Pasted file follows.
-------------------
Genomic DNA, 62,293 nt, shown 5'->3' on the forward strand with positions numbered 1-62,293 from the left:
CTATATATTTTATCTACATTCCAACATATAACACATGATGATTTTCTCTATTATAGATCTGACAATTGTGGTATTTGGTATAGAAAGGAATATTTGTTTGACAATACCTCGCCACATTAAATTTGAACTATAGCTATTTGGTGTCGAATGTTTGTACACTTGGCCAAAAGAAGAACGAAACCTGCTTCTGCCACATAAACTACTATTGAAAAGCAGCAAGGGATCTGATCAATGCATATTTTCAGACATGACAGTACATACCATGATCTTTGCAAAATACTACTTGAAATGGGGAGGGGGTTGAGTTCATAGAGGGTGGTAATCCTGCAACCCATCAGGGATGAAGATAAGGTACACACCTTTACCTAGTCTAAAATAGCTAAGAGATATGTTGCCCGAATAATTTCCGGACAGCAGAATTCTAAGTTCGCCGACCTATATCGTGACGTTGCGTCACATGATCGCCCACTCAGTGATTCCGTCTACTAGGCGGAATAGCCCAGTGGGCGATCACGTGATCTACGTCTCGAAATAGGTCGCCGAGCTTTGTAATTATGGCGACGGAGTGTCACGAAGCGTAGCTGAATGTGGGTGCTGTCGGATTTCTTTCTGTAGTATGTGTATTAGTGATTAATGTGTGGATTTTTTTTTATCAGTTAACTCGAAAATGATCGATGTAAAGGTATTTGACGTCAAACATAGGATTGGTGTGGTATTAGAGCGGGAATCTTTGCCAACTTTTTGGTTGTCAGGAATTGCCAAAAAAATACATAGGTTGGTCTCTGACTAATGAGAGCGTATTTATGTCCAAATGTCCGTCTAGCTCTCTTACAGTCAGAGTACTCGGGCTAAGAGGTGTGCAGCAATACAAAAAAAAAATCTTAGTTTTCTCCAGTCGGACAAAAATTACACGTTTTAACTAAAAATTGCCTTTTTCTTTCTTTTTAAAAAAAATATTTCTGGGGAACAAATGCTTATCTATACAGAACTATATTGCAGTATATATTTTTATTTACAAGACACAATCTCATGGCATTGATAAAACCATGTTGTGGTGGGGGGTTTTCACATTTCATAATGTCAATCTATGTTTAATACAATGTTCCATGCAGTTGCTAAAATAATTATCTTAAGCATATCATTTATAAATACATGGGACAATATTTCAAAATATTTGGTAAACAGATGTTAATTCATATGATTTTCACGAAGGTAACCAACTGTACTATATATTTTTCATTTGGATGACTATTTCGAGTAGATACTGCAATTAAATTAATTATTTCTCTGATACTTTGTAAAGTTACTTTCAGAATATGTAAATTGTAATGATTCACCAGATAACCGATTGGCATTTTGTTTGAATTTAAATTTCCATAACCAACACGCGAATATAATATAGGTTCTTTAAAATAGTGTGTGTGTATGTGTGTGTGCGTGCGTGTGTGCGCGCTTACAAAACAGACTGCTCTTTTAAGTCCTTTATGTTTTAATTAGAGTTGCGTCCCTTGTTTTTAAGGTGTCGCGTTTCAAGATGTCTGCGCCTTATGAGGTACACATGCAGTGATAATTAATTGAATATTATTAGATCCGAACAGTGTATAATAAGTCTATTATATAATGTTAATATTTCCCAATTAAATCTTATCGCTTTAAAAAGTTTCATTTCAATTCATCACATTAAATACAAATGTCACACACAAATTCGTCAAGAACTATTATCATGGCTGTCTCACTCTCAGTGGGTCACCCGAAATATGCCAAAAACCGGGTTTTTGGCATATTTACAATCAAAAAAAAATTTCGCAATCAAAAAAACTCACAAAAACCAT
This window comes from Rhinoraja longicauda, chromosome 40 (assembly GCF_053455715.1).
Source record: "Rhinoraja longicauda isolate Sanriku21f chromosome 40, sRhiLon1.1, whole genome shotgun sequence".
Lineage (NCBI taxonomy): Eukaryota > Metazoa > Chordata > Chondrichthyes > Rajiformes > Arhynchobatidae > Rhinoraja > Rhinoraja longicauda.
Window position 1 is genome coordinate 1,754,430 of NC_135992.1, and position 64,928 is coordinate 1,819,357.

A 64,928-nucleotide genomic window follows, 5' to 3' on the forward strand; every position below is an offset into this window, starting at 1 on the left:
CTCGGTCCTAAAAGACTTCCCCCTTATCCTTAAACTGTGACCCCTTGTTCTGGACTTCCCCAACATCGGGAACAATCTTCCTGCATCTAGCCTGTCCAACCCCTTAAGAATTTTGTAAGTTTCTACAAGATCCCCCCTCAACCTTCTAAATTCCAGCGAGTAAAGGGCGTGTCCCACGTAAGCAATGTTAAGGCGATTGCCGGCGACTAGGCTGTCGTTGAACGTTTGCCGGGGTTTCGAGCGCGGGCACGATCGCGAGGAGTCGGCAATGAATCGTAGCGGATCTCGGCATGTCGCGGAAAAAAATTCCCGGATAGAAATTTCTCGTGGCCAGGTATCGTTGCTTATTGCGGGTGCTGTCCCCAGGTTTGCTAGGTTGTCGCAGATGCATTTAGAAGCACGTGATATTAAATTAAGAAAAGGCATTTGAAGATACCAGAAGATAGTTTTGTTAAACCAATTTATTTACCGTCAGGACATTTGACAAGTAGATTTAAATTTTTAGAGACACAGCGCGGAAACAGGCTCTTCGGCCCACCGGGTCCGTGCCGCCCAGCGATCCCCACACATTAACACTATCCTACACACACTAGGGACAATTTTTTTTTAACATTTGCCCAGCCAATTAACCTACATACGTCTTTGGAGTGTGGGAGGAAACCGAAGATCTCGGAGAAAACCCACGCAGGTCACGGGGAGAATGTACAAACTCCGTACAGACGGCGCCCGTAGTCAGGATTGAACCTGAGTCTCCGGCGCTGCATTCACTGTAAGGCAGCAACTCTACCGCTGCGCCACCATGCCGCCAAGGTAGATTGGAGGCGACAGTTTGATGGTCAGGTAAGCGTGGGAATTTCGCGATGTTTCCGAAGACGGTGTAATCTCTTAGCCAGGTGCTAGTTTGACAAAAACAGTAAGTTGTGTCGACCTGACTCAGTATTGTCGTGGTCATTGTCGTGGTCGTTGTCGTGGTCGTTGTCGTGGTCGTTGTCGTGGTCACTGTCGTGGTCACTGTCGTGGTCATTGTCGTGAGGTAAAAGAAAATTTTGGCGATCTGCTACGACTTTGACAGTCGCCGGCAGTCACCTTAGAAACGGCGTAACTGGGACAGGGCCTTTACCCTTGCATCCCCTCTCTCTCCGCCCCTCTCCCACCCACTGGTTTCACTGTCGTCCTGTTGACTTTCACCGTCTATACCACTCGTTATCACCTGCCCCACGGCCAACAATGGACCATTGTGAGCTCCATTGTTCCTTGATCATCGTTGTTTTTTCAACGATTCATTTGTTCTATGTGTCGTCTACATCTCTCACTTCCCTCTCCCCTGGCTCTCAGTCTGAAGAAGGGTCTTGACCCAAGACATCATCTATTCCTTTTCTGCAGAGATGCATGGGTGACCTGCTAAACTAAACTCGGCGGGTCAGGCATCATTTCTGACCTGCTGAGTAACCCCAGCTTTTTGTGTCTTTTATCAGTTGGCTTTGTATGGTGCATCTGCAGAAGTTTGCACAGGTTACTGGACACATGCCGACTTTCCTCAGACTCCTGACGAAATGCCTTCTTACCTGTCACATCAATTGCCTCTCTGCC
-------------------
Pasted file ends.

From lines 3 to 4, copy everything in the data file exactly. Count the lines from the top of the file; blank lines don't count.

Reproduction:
This window comes from Rhinoraja longicauda, chromosome 40 (assembly GCF_053455715.1).
Source record: "Rhinoraja longicauda isolate Sanriku21f chromosome 40, sRhiLon1.1, whole genome shotgun sequence".